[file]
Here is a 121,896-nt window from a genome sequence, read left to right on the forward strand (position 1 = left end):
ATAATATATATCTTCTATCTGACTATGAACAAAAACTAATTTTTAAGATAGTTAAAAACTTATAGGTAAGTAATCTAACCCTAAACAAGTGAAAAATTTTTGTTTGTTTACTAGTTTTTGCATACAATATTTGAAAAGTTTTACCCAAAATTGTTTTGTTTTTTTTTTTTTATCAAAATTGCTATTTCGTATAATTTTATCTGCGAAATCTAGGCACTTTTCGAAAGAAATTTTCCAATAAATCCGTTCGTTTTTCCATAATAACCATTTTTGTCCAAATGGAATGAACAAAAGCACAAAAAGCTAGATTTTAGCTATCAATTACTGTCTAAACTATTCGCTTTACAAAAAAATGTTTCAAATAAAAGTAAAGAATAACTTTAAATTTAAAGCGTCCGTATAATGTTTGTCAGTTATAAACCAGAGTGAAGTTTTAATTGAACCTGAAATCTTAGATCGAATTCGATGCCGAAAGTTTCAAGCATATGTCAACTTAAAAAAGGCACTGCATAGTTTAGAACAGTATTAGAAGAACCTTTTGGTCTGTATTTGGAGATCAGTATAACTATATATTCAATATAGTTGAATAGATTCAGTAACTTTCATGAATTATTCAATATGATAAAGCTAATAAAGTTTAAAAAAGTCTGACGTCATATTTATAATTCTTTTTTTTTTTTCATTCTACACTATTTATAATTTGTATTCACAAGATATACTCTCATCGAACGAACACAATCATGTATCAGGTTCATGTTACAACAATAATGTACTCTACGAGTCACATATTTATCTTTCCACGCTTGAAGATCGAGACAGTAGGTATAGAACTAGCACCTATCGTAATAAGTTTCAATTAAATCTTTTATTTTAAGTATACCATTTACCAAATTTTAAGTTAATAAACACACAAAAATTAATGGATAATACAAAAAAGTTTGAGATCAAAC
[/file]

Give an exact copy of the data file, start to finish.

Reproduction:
Here is a 121,896-nt window from a genome sequence, read left to right on the forward strand (position 1 = left end):
ATAATATATATCTTCTATCTGACTATGAACAAAAACTAATTTTTAAGATAGTTAAAAACTTATAGGTAAGTAATCTAACCCTAAACAAGTGAAAAATTTTTGTTTGTTTACTAGTTTTTGCATACAATATTTGAAAAGTTTTACCCAAAATTGTTTTGTTTTTTTTTTTTTATCAAAATTGCTATTTCGTATAATTTTATCTGCGAAATCTAGGCACTTTTCGAAAGAAATTTTCCAATAAATCCGTTCGTTTTTCCATAATAACCATTTTTGTCCAAATGGAATGAACAAAAGCACAAAAAGCTAGATTTTAGCTATCAATTACTGTCTAAACTATTCGCTTTACAAAAAAATGTTTCAAATAAAAGTAAAGAATAACTTTAAATTTAAAGCGTCCGTATAATGTTTGTCAGTTATAAACCAGAGTGAAGTTTTAATTGAACCTGAAATCTTAGATCGAATTCGATGCCGAAAGTTTCAAGCATATGTCAACTTAAAAAAGGCACTGCATAGTTTAGAACAGTATTAGAAGAACCTTTTGGTCTGTATTTGGAGATCAGTATAACTATATATTCAATATAGTTGAATAGATTCAGTAACTTTCATGAATTATTCAATATGATAAAGCTAATAAAGTTTAAAAAAGTCTGACGTCATATTTATAATTCTTTTTTTTTTTTCATTCTACACTATTTATAATTTGTATTCACAAGATATACTCTCATCGAACGAACACAATCATGTATCAGGTTCATGTTACAACAATAATGTACTCTACGAGTCACATATTTATCTTTCCACGCTTGAAGATCGAGACAGTAGGTATAGAACTAGCACCTATCGTAATAAGTTTCAATTAAATCTTTTATTTTAAGTATACCATTTACCAAATTTTAAGTTAATAAACACACAAAAATTAATGGATAATACAAAAAAGTTTGAGATCAAAC